Cashews, Cheese, or Chips? Why Where You Get Your Fats Matters

If we were to look back a few decades ago, we’d see that nutritionists have been obsessed with fats. 

It’s no wonder. 

All the way back in 1961, the first-ever dietary guidelines were released to the public and fat received special attention. 

It was announced that saturated fat raises your blood cholesterol, which could or would lead to a heart attack.  

Nowadays, we have a different approach to fats and their importance to our bodies. 

Research proves that certain fats can be highly beneficial to our health and should be eaten daily. 

 

 

Fats Are Essential for Good Health

Fat is a nutrient that our body needs, just the same as it needs protein or carbohydrates.

We use fat for energy. It also helps us soak up vitamins from food and maintain good heart and brain health. 

Fat also impacts our moods, mental state, and weight. Additionally, it eases inflammation, improves blood cholesterol levels, and plays many other beneficial roles. 

Unfortunately, french fries can’t give you the above effects, although they are dipped and fried in fat. Why? Because there are a few types of fats, and they are all not equal. 

Different Types of Fats

Fats are an essential part of every human’s diet. That’s why knowing ‘the good’ and ‘the bad’ fats are crucial to cultivating good health. 

Let’s start with good fats. 

Unsaturated Fats

Good fats are primarily found in vegetables, nuts, seeds, and fish. There are two broad types of good fats: monounsaturated and polyunsaturated. 

These fats are a bit different in their chemical structure, but both are beneficial to our health. 

Monounsaturated fats are oils that stay liquid when at room temperature. In high concentrations, this type of fat is found in:

  • Olive, peanut, and canola oils
  • Avocados
  • Nuts such as almonds, hazelnuts, and pecans
  • Seeds such as pumpkin and sesame seeds

Polyunsaturated fats have two primary types of fats in them: omega-3 and omega-6 fatty acids. 

They are essential for the human body because we can’t produce these fatty acids ourselves. We must get it from food. 

Polyunsaturated fats build cell membranes and the covering of nerves. We need them for blood clotting, muscle movement, and inflammation.

Good sources of omega-3 fatty acids:

  • Salmon
  • Mackerel
  • Sardines
  • Flaxseeds 
  • Walnuts

Oils rich in omega-6 fatty acids:

  • Safflower
  • Soybean
  • Sunflower 
  • Walnut
  • Corn

Trans Fats

Trans-fat is the worst fat out there. It is a byproduct of a process called hydrogenation when food makers turn healthy liquid vegetable oil into solid fat, preventing it from going rancid and spoiling. 

Food with trans-fat increases the bad cholesterol and reduces the amount of beneficial cholesterol. 

Also, trans fats create inflammation, contribute to insulin resistance, and are linked to stroke, diabetes, and other chronic conditions. 

Primary trans fat sources are:

  • Commercially-baked foods
  • Packaged snack foods 
  • Stick margarine, vegetable shortening
  • Fried foods

Consuming saturated fats is ok as long as you consume them in moderation.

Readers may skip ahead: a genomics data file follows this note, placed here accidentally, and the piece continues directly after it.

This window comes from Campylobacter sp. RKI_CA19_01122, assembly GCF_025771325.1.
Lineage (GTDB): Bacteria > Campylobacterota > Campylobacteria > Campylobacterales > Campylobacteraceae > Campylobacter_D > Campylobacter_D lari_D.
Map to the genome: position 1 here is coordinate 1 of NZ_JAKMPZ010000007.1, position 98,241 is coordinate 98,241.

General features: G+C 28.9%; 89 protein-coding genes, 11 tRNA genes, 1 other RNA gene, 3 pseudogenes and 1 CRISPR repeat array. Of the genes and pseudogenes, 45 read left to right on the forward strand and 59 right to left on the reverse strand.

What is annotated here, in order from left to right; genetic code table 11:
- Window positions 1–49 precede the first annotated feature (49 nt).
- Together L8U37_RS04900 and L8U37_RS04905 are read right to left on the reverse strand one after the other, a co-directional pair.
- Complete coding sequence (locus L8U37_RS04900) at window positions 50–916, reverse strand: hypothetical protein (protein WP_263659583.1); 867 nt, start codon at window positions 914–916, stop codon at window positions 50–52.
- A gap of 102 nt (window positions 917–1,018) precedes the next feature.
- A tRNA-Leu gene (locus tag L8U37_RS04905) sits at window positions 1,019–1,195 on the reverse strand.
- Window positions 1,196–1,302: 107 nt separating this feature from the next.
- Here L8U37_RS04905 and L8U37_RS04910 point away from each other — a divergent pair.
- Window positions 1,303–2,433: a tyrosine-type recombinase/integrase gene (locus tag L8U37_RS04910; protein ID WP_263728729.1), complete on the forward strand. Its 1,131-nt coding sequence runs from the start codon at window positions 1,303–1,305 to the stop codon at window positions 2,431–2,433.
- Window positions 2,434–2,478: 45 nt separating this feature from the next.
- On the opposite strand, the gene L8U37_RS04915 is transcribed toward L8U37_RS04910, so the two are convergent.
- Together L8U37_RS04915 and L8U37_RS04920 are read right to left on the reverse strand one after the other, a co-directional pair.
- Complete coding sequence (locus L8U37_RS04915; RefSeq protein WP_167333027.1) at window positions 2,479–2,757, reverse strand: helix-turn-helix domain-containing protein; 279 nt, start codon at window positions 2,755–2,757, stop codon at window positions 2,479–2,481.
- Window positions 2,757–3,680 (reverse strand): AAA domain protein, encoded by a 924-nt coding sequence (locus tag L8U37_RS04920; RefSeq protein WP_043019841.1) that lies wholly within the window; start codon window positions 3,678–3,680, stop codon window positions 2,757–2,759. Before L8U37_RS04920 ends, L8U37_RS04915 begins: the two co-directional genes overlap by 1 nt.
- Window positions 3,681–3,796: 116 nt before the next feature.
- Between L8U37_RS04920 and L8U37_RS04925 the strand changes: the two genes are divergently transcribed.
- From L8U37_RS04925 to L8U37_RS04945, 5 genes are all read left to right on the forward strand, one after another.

Saturated Fats

Saturated fats have a terrible reputation, and it comes from the first-ever dietary guidelines. It stated that saturated fats were one of the primary causes of heart disease. 

However, now science and research claim that it’s ok to consume saturated fats in moderate amounts. It is recommended to limit the intake to 10% of your daily calories.

The primary sources of saturated fat are:

  • Cheese
  • Whole and reduced-fat milk, butter
  • Processed meat products (sausage, bacon, beef, hamburgers)
  • Cookies and other grain-based desserts
  • Fast food dishes

 

Tips for Adding More Good Fats to Your Diet

Knowing how essential fats are to the body, it is important to consume them in the right amounts. However, counting every bite of food you eat and macros in them is a real challenge. 

Instead, simply go for a diet rich in vegetables, nuts, and seeds. Add a few portions of fatty fish throughout the week. 

Go for dairy and meat products from time to time and only rarely, or better never, eat fast, fried, and processed foods.

Here are a few tips to increase the amount of simply good fats in your diet:

Eat more avocados. They are full of ‘good’ fats and are neutral in taste, therefore are perfect for many dishes. 

Go for seeds. They are loaded with nutrients, including good fats, and can be a great addition to your salads. 

Use olive oil. This extremely beneficial oil is also very versatile. Use it for cooking or as a salad dressing.

Eat omega-3 fatty acids daily. Choose foods loaded with the fatty acids found in fish or, if you prefer, vegan options: walnuts, ground flax seeds, and flaxseed oil. 

So Is It Cashews, Cheese, or Chips?

Now that we’ve covered the ‘ABC of fats,’ the choice between cashews, cheese, or chips should be obvious. 

If the goal is to get the most out of your foods, go for unsaturated fats. Eat saturated fats in moderation and avoid trans fats at all costs. 

 

FAQ

1. Can people with diabetes eat cashews?

Cashews are a great source of unsaturated fats. Unsaturated fats are needed to build the cell membrane responsible for covering nerves. We also need them for blood clotting, muscle movement, and inflammation.

Also, research shows that a cashew-rich diet has a positive impact on blood pressure and HDL cholesterol levels. The cashews have no adverse effect on blood glucose levels or weight.

2. How does a food pyramid help individuals eat a healthy diet?

A food pyramid is a simple and easy way to eat a healthy diet. It shows the different groups of food and how often we should consume them. Eating the right amount of each food group is considered ‘a balanced diet’.